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August 2020
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What to say during a pandemic - Part II

By Angela Reinhardt

Staff writer

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I had other ideas for this editorial – a response to the executive order regarding social media or concern that a spouse or caregiver is currently not allowed to be with a hospitalized adult. But Monday morning after widespread and violent protests rocked a nation already teetering on the edge, those topics fell too short of the grave tone in the country. Inadequacy to fully express the situation was exactly how I felt in March when I wrote “What to say during a pandemic.” 

This year was marketed at its outset as hopeful, one with a clear “2020 vision” - but so far it looks more like a distorted, shattered mirror where nothing seems quite right. In just a few months our world has become unfamiliar, one that is frightening, unsettled, confusing, polarizing, and one that creates the possibility of a not-to-distant future that could look much different than our recent past. 

Waking up Saturday morning to the news of destructive, violent protests in Atlanta over George Floyd’s death was almost too much. How much more can this country - this world - take? People are scared, angry, and doing their best to hold it all together. It feels like everyone is on the verge of tears, with a collective lump swelling in our throats.  

Atlanta Mayor Keisha Lance Bottoms addressed protests with a riveting impromptu speech. For months our leaders have been asking us to “Stay Home, Save Lives” because of COVID-19, but Bottoms was pleading for people to go home and stay there for a different reason.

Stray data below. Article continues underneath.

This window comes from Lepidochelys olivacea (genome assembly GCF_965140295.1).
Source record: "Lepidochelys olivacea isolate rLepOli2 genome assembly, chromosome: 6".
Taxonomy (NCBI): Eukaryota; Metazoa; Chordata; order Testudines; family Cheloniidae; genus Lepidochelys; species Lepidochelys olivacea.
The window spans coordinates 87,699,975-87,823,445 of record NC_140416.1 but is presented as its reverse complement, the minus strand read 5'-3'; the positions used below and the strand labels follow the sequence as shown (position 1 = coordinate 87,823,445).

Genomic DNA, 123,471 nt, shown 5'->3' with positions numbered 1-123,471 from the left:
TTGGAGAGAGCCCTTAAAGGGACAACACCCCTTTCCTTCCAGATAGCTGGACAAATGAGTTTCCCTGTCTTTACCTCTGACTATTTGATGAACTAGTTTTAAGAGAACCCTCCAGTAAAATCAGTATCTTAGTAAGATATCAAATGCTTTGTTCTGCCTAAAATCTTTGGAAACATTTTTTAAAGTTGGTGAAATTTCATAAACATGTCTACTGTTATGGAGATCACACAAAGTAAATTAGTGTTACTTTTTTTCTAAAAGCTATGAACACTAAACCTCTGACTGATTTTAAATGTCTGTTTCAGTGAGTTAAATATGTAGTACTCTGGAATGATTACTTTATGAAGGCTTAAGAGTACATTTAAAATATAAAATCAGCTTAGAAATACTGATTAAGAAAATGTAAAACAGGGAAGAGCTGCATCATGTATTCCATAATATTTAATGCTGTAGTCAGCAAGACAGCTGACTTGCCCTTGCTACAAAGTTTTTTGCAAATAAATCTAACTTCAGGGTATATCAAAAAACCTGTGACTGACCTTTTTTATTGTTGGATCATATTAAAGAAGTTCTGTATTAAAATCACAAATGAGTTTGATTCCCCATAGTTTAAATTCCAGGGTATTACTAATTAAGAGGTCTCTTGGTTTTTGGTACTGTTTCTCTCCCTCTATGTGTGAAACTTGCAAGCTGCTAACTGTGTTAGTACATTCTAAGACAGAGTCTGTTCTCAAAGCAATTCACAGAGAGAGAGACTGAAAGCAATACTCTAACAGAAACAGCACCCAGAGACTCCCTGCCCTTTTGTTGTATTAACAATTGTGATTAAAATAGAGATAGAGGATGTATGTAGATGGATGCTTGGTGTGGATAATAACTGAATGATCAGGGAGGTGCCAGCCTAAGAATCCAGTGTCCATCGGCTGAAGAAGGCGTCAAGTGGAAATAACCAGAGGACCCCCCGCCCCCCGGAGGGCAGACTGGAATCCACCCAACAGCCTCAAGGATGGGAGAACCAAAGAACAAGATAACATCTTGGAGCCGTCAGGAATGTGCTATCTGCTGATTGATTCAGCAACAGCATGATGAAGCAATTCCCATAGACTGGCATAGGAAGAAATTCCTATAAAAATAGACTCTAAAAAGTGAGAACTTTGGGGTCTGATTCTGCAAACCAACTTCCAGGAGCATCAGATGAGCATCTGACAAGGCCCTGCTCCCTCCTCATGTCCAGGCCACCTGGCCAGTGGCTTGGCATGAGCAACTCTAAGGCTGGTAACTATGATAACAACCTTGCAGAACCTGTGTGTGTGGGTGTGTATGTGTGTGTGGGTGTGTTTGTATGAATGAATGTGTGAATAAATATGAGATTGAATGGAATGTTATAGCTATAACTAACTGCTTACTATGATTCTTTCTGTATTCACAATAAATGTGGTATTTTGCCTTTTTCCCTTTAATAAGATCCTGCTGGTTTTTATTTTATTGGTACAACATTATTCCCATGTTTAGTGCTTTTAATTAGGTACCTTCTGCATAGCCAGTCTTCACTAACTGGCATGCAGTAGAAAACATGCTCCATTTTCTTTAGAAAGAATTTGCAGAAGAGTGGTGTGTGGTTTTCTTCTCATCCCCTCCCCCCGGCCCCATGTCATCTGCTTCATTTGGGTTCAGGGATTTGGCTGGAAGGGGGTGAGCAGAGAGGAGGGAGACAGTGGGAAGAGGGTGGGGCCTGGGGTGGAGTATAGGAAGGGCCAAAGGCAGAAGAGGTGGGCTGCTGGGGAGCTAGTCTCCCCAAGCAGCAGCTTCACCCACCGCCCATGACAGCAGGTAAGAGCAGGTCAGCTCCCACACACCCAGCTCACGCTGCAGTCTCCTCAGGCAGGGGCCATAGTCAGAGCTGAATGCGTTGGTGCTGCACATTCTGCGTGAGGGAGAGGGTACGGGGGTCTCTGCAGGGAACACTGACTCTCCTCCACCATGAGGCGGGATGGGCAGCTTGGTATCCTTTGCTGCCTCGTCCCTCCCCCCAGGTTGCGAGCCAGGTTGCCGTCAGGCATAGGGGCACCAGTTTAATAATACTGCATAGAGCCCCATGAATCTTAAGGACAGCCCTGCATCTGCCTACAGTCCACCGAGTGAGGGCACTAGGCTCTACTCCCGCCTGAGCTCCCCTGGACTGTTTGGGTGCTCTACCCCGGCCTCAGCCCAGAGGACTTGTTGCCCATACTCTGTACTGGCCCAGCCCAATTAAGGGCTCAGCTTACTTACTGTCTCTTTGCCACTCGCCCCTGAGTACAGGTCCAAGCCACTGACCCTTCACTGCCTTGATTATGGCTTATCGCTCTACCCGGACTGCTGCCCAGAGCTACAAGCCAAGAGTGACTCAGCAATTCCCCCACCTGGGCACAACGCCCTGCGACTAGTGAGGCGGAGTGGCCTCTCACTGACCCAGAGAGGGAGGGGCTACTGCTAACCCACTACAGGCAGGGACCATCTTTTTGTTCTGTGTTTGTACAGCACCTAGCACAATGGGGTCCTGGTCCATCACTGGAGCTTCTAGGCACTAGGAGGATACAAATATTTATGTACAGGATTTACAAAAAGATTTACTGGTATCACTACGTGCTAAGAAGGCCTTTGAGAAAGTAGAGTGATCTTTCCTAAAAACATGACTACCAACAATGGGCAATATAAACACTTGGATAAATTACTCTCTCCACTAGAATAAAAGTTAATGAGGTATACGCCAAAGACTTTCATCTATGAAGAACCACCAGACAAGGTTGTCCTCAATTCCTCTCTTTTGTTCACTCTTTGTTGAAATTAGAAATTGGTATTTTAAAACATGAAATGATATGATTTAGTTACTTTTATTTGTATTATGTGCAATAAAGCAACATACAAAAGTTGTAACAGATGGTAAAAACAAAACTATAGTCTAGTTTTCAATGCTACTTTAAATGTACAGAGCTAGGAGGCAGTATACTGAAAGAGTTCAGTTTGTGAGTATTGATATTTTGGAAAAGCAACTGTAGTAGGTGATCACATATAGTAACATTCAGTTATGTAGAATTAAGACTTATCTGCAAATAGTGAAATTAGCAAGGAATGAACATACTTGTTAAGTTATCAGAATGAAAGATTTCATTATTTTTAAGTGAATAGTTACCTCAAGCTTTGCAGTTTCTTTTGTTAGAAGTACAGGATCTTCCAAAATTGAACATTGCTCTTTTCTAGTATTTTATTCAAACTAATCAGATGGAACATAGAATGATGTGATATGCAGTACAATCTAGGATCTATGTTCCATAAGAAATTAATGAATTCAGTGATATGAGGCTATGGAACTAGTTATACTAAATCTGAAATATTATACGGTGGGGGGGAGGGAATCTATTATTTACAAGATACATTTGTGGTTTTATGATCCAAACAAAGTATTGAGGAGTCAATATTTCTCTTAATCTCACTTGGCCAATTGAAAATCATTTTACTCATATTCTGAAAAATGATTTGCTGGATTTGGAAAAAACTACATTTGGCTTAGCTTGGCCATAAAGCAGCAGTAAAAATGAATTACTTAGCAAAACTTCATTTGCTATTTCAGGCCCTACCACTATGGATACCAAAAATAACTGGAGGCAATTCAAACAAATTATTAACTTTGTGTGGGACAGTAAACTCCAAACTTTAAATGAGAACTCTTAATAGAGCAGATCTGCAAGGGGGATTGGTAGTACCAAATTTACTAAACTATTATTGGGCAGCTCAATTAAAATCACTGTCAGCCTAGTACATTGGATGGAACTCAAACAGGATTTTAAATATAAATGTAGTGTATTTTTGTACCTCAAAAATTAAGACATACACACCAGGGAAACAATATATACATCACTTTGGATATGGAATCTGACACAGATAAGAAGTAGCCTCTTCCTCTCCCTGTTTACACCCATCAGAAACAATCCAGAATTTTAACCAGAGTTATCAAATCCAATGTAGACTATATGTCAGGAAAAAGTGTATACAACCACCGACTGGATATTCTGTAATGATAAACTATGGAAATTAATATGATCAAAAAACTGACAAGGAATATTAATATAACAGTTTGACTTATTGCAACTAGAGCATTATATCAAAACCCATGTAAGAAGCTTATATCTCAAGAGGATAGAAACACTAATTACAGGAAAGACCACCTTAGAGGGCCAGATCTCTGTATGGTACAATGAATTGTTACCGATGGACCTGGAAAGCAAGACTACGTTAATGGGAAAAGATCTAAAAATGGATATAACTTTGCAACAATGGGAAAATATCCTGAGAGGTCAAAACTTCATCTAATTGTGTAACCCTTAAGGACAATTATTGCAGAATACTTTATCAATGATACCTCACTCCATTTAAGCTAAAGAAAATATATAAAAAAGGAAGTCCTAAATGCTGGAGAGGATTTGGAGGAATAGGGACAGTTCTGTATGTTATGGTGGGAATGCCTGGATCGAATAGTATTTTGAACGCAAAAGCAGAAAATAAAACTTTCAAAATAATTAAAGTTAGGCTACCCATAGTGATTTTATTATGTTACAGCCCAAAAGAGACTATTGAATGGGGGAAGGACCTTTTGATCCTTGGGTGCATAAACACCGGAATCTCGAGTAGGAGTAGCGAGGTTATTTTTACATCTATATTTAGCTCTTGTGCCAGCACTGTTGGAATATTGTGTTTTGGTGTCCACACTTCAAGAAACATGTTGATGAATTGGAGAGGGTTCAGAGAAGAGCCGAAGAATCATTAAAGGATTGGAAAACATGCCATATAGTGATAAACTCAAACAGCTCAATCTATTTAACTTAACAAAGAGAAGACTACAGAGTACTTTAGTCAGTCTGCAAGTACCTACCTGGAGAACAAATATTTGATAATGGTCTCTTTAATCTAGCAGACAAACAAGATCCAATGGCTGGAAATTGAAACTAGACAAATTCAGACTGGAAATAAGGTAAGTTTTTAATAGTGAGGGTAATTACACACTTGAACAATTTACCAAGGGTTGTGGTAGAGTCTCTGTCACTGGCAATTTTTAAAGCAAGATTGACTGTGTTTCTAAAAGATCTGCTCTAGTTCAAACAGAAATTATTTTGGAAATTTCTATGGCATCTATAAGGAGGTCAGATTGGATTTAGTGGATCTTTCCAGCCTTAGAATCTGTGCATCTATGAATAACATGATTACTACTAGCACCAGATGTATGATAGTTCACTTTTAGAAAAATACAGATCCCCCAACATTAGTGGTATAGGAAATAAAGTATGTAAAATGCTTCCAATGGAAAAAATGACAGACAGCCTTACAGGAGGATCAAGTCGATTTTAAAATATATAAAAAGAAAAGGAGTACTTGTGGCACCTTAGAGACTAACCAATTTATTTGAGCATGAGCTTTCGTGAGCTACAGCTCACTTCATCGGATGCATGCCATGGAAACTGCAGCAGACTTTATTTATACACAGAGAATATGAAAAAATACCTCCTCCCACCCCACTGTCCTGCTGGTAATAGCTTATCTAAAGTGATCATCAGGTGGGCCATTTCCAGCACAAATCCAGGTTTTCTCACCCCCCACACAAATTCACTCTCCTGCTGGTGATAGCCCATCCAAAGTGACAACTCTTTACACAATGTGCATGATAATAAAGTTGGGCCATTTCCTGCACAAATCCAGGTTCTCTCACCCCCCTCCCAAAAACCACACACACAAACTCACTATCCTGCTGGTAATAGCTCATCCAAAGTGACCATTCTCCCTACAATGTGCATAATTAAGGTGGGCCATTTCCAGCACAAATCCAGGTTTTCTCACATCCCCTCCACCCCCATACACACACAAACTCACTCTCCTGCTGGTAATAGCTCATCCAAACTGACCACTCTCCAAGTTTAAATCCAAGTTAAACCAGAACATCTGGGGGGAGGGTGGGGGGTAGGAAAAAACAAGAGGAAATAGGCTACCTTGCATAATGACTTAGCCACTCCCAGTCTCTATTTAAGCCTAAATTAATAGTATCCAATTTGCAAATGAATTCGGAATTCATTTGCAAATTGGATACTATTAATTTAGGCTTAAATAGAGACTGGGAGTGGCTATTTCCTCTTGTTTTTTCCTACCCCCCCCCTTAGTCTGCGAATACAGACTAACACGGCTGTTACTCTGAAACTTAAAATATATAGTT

“This is not a protest. This is not in the spirit of Martin Luther King Jr. This is chaos,” she said. “A protest has a purpose...If you care about this city, then go home.”

Yes, it was chaos, and waking up to it was hard. It was so hard that I had to turn off the news, get off social media, go outside and mow the grass and weed my vegetable garden. Obviously, we need to be an informed public, and obviously people need to speak up and protest (peacefully) for causes they value - but from a mental health perspective it’s destructive to hear about death tolls, rising infection rates, racial violence, historic wildfires and global warming, impeachment trials, criminal sexual abuse, food shortages, and on and on non-stop in the vicious, never ending 24-hour news cycle. 

This weekend I was reminded of a talk local doctor Carl McCurdy gave mid-March about COVID-19 on Jasper First Baptist church’s live stream. After discussing the virus itself and safety precautions, Dr. McCurdy briefly touched on the dangers of prolonged social isolation as well as the need to curtail our daily dose of negativity. 

“I recommend people limiting their bad news to just one time a day,” he said, “and once you do that then spend the rest of the day reading, watching TV, having fun.” 

Like most of you I’m worried about our future. I’m worried about my kids and their fall semester at school. I’m worried about friends and family who are out of work. I’m worried because we seem to get more and more politically and racially divided - but we need to give ourselves a mental break sometimes. Put down the phone and remote do something that makes you happy, whether that be going out in nature, listening to music, working on a home or art project, or worshiping. It’s helping me cope for sure.

Like I said back in March, it doesn’t matter why you think we’re in the position we’re in, or if you lean far left or far right or somewhere in between politically, this is collective. 

I think deep down most people want peace (despite what we see on Facebook and television), and I believe we can reduce our general anxiety, worry, and fear with fewer pundits, fewer talking heads, and fewer armchair experts telling us the world is going to hell. Look outside your window and find something beautiful or seek it out. We’ll all be better because of it.